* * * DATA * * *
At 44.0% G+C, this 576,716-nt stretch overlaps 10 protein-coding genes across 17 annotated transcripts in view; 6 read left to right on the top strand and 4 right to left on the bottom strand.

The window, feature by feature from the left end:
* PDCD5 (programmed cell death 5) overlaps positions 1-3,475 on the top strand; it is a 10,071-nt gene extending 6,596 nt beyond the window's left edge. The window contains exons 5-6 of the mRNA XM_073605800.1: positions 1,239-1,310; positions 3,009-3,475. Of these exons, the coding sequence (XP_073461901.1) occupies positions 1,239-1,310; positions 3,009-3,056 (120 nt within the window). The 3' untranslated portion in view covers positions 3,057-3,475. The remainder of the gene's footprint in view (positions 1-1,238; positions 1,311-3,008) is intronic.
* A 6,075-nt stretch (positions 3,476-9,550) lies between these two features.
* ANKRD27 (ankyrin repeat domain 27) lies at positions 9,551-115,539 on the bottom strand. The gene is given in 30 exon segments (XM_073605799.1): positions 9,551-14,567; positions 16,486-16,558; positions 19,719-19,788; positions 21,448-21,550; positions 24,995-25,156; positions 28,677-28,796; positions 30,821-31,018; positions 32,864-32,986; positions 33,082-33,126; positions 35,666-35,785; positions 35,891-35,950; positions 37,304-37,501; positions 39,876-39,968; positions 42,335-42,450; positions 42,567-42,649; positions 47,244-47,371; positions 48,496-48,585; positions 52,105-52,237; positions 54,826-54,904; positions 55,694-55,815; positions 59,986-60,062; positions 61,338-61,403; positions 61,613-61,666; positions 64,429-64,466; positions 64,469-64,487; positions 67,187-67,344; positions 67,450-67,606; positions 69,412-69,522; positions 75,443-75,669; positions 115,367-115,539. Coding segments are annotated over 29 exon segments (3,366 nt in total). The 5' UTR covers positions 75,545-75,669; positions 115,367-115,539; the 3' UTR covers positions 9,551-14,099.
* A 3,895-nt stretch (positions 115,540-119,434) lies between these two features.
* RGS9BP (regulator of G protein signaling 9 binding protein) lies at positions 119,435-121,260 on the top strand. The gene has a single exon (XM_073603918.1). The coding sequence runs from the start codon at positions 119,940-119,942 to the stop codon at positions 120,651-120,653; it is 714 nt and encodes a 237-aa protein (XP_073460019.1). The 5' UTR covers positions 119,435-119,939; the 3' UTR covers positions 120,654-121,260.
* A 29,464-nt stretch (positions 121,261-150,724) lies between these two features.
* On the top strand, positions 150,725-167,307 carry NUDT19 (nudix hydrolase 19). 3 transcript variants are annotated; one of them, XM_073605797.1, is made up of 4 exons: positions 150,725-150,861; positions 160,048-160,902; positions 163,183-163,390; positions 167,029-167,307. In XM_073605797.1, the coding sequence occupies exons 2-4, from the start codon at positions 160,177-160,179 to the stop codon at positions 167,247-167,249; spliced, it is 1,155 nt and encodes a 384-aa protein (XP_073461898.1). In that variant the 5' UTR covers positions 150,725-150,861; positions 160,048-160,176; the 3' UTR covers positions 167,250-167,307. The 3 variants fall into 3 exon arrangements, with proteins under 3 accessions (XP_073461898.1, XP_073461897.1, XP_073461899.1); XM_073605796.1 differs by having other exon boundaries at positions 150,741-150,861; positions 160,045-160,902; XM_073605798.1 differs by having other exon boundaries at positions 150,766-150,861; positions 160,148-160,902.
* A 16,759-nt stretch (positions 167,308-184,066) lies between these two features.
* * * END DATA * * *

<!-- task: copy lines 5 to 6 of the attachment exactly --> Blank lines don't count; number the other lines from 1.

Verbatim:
* ANKRD27 (ankyrin repeat domain 27) lies at positions 9,551-115,539 on the bottom strand. The gene is given in 30 exon segments (XM_073605799.1): positions 9,551-14,567; positions 16,486-16,558; positions 19,719-19,788; positions 21,448-21,550; positions 24,995-25,156; positions 28,677-28,796; positions 30,821-31,018; positions 32,864-32,986; positions 33,082-33,126; positions 35,666-35,785; positions 35,891-35,950; positions 37,304-37,501; positions 39,876-39,968; positions 42,335-42,450; positions 42,567-42,649; positions 47,244-47,371; positions 48,496-48,585; positions 52,105-52,237; positions 54,826-54,904; positions 55,694-55,815; positions 59,986-60,062; positions 61,338-61,403; positions 61,613-61,666; positions 64,429-64,466; positions 64,469-64,487; positions 67,187-67,344; positions 67,450-67,606; positions 69,412-69,522; positions 75,443-75,669; positions 115,367-115,539. Coding segments are annotated over 29 exon segments (3,366 nt in total). The 5' UTR covers positions 75,545-75,669; positions 115,367-115,539; the 3' UTR covers positions 9,551-14,099.
* A 3,895-nt stretch (positions 115,540-119,434) lies between these two features.